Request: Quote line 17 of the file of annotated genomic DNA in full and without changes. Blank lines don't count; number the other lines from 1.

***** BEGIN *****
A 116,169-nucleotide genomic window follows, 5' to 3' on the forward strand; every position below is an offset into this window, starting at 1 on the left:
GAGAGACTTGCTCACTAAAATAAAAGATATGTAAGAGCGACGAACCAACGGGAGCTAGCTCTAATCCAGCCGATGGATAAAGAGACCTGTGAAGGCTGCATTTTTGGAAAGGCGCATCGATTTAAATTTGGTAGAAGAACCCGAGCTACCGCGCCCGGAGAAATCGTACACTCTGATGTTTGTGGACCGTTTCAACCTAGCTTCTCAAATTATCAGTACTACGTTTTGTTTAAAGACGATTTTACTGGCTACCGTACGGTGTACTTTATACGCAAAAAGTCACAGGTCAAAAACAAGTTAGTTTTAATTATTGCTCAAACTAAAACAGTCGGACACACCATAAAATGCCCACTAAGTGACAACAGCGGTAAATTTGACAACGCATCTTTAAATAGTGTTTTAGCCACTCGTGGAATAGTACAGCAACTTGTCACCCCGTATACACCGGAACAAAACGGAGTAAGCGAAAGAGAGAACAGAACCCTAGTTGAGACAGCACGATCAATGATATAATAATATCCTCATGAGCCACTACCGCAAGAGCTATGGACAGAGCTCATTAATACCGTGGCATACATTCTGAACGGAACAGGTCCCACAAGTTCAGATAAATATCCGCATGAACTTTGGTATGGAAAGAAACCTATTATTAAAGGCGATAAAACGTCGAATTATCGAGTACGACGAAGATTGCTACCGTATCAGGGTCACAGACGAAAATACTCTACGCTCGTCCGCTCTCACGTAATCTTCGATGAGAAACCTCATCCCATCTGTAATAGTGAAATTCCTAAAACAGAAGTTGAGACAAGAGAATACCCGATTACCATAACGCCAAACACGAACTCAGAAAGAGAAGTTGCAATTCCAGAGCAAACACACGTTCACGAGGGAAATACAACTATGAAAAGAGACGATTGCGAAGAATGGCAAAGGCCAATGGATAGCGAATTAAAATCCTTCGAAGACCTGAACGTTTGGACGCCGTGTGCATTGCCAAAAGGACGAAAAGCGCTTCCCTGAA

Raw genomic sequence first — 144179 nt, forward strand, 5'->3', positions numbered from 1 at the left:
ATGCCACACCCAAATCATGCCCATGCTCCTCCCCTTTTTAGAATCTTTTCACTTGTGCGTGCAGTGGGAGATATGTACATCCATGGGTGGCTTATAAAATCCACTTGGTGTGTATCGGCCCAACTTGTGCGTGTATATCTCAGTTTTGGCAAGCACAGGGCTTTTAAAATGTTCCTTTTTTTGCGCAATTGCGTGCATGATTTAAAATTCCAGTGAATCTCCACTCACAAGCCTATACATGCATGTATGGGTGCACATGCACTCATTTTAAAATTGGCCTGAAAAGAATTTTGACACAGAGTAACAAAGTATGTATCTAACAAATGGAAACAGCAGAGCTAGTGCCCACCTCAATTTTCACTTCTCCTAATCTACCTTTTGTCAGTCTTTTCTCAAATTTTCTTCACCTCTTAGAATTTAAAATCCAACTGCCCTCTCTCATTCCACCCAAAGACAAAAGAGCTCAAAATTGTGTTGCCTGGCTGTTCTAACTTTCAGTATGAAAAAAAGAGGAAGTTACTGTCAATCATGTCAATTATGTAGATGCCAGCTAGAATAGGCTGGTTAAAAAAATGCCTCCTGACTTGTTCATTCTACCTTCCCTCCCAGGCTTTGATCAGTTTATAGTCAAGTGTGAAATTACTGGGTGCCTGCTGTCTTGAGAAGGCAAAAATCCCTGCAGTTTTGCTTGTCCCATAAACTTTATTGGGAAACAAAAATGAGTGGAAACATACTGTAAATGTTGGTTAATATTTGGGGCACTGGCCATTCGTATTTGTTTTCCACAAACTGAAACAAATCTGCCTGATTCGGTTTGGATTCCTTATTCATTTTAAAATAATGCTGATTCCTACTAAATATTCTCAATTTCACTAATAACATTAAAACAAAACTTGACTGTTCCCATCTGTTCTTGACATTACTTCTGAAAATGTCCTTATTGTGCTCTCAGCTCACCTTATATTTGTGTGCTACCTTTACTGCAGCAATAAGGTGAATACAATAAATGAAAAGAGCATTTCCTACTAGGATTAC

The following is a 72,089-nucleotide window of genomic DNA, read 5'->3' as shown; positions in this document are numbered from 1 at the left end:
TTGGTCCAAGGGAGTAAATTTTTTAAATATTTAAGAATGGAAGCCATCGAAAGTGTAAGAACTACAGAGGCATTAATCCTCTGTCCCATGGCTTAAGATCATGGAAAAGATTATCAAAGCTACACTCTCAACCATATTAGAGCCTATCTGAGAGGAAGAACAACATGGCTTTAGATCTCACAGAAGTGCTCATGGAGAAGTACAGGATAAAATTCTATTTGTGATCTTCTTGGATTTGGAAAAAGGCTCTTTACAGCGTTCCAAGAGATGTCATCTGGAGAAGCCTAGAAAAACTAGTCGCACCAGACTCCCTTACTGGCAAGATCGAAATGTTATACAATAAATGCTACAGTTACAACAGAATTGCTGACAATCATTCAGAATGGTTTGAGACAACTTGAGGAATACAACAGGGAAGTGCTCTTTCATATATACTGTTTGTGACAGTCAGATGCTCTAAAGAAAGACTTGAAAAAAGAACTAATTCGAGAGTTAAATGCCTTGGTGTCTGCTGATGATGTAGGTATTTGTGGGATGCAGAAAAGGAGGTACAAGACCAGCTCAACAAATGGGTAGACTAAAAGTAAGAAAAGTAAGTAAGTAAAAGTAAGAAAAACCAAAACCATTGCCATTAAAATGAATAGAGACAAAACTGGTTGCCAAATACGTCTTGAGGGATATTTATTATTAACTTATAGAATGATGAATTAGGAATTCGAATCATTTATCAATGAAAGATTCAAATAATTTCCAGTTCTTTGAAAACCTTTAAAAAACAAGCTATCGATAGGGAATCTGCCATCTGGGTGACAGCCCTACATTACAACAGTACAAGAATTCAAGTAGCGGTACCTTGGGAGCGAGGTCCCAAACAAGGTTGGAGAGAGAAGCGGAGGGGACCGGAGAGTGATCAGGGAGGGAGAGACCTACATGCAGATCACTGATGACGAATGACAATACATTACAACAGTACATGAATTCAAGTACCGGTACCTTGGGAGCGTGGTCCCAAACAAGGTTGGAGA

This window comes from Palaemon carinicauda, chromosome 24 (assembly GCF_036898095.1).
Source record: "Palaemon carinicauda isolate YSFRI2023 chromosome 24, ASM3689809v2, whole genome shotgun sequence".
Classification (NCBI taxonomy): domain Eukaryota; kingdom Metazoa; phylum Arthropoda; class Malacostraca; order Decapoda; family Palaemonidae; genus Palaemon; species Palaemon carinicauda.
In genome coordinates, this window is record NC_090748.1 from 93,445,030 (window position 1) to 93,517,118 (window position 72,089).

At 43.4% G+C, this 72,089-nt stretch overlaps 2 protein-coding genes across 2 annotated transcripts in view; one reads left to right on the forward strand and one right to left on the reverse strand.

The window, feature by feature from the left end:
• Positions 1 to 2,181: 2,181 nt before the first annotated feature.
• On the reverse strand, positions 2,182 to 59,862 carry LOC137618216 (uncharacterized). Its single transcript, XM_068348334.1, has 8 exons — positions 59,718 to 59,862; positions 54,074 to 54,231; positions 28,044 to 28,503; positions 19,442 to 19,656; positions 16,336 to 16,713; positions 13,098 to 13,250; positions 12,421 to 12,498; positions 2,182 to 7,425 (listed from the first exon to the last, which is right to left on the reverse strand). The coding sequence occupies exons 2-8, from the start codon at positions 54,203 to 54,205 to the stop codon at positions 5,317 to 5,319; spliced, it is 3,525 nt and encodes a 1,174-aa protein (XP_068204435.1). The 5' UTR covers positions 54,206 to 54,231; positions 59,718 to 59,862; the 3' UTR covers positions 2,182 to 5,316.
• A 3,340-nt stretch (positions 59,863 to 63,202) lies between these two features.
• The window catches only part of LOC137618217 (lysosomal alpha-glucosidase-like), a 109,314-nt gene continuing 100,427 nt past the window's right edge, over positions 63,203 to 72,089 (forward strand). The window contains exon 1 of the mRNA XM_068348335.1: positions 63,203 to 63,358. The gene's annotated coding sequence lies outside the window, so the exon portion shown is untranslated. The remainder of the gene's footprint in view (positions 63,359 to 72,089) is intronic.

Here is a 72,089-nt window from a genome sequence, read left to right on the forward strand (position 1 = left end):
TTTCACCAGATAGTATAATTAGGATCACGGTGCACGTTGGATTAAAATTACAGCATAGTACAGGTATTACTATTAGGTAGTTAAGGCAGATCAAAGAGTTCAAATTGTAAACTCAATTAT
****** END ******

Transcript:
Here is a 72,089-nt window from a genome sequence, read left to right on the forward strand (position 1 = left end):